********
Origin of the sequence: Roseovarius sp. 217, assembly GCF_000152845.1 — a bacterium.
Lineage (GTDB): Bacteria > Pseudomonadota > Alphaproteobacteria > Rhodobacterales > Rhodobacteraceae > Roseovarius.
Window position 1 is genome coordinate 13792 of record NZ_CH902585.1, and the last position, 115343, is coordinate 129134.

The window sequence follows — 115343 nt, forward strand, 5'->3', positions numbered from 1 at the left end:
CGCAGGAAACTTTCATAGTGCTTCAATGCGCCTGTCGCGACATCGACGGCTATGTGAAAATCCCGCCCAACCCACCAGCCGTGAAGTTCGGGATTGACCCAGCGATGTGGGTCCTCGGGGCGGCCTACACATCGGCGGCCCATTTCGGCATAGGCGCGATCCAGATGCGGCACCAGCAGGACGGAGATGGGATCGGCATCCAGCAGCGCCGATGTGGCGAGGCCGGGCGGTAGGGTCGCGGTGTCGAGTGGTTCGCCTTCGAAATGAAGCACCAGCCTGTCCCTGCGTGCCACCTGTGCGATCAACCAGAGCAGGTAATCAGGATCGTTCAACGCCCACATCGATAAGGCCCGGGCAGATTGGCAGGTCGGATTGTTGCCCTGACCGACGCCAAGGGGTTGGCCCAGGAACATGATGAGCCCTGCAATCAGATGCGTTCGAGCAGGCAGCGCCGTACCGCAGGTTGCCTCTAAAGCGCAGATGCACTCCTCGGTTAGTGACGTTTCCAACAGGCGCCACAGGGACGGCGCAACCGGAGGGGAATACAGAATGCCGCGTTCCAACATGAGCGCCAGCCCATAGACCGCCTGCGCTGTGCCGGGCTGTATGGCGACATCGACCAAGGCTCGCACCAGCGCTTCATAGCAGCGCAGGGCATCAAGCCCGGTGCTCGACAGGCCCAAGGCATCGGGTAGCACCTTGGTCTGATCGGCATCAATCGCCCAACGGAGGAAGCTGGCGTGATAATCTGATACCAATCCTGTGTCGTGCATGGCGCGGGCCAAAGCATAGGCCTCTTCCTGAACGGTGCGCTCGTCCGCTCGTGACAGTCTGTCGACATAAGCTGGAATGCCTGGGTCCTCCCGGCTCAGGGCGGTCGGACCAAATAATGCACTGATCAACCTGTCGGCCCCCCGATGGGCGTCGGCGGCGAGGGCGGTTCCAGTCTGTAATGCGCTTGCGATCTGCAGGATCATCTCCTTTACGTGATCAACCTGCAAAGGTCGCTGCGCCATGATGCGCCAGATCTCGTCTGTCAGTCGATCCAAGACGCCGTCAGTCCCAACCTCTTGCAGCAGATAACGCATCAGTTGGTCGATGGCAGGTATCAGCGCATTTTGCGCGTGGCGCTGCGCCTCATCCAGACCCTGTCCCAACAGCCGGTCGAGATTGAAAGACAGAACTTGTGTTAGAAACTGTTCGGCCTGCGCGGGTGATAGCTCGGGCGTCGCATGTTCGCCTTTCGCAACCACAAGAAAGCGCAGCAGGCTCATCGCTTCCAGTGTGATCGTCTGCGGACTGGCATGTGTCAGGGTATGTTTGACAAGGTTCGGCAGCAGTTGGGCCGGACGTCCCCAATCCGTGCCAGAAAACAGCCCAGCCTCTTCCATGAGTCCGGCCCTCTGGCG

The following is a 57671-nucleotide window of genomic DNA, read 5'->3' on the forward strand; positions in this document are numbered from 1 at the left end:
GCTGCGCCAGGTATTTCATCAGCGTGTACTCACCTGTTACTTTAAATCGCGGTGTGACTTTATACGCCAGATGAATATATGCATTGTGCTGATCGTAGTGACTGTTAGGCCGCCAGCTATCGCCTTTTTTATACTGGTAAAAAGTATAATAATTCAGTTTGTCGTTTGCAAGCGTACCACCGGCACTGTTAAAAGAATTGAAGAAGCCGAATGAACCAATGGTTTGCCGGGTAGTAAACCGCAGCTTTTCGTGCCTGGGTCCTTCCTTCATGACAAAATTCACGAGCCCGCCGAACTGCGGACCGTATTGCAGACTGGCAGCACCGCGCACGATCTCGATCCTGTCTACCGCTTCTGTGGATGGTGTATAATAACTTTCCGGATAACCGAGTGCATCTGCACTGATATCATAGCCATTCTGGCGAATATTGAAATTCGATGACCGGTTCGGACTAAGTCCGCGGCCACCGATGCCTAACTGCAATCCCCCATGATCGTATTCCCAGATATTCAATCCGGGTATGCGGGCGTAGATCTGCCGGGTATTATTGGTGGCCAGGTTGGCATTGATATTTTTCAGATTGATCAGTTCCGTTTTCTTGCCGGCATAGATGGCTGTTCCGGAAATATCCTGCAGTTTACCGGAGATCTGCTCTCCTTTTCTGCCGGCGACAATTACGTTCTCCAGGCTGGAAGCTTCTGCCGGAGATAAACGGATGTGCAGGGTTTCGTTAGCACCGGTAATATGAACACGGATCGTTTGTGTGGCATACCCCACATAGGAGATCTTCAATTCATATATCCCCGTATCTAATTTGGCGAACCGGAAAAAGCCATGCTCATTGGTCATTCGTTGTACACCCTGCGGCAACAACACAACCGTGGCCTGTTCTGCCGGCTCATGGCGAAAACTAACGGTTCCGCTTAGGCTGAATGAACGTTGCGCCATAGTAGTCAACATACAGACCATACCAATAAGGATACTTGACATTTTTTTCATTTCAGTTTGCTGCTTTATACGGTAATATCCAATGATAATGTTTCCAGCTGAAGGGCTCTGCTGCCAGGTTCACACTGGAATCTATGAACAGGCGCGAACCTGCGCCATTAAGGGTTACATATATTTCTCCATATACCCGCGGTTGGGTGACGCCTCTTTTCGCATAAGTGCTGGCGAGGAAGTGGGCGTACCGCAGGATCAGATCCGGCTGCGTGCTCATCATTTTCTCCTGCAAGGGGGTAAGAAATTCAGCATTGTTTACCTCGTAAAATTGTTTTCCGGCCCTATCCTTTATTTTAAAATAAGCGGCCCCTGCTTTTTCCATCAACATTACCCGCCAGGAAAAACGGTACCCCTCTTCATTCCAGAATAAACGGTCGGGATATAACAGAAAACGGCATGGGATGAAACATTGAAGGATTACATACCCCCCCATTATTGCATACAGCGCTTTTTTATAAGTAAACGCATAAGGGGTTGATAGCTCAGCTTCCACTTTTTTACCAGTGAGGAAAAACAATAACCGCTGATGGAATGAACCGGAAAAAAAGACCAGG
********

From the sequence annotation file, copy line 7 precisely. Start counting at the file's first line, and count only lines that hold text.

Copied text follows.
GCTGCGCCAGGTATTTCATCAGCGTGTACTCACCTGTTACTTTAAATCGCGGTGTGACTTTATACGCCAGATGAATATATGCATTGTGCTGATCGTAGTGACTGTTAGGCCGCCAGCTATCGCCTTTTTTATACTGGTAAAAAGTATAATAATTCAGTTTGTCGTTTGCAAGCGTACCACCGGCACTGTTAAAAGAATTGAAGAAGCCGAATGAACCAATGGTTTGCCGGGTAGTAAACCGCAGCTTTTCGTGCCTGGGTCCTTCCTTCATGACAAAATTCACGAGCCCGCCGAACTGCGGACCGTATTGCAGACTGGCAGCACCGCGCACGATCTCGATCCTGTCTACCGCTTCTGTGGATGGTGTATAATAACTTTCCGGATAACCGAGTGCATCTGCACTGATATCATAGCCATTCTGGCGAATATTGAAATTCGATGACCGGTTCGGACTAAGTCCGCGGCCACCGATGCCTAACTGCAATCCCCCATGATCGTATTCCCAGATATTCAATCCGGGTATGCGGGCGTAGATCTGCCGGGTATTATTGGTGGCCAGGTTGGCATTGATATTTTTCAGATTGATCAGTTCCGTTTTCTTGCCGGCATAGATGGCTGTTCCGGAAATATCCTGCAGTTTACCGGAGATCTGCTCTCCTTTTCTGCCGGCGACAATTACGTTCTCCAGGCTGGAAGCTTCTGCCGGAGATAAACGGATGTGCAGGGTTTCGTTAGCACCGGTAATATGAACACGGATCGTTTGTGTGGCATACCCCACATAGGAGATCTTCAATTCATATATCCCCGTATCTAATTTGGCGAACCGGAAAAAGCCATGCTCATTGGTCATTCGTTGTACACCCTGCGGCAACAACACAACCGTGGCCTGTTCTGCCGGCTCATGGCGAAAACTAACGGTTCCGCTTAGGCTGAATGAACGTTGCGCCATAGTAGTCAACATACAGACCATACCAATAAGGATACTTGACATTTTTTTCATTTCAGTTTGCTGCTTTATACGGTAATATCCAATGATAATGTTTCCAGCTGAAGGGCTCTGCTGCCAGGTTCACACTGGAATCTATGAACAGGCGCGAACCTGCGCCATTAAGGGTTACATATATTTCTCCATATACCCGCGGTTGGGTGACGCCTCTTTTCGCATAAGTGCTGGCGAGGAAGTGGGCGTACCGCAGGATCAGATCCGGCTGCGTGCTCATCATTTTCTCCTGCAAGGGGGTAAGAAATTCAGCATTGTTTACCTCGTAAAATTGTTTTCCGGCCCTATCCTTTATTTTAAAATAAGCGGCCCCTGCTTTTTCCATCAACATTACCCGCCAGGAAAAACGGTACCCCTCTTCATTCCAGAATAAACGGTCGGGATATAACAGAAAACGGCATGGGATGAAACATTGAAGGATTACATACCCCCCCATTATTGCATACAGCGCTTTTTTATAAGTAAACGCATAAGGGGTTGATAGCTCAGCTTCCACTTTTTTACCAGTGAGGAAAAACAATAACCGCTGATGGAATGAACCGGAAAAAAAGACCAGG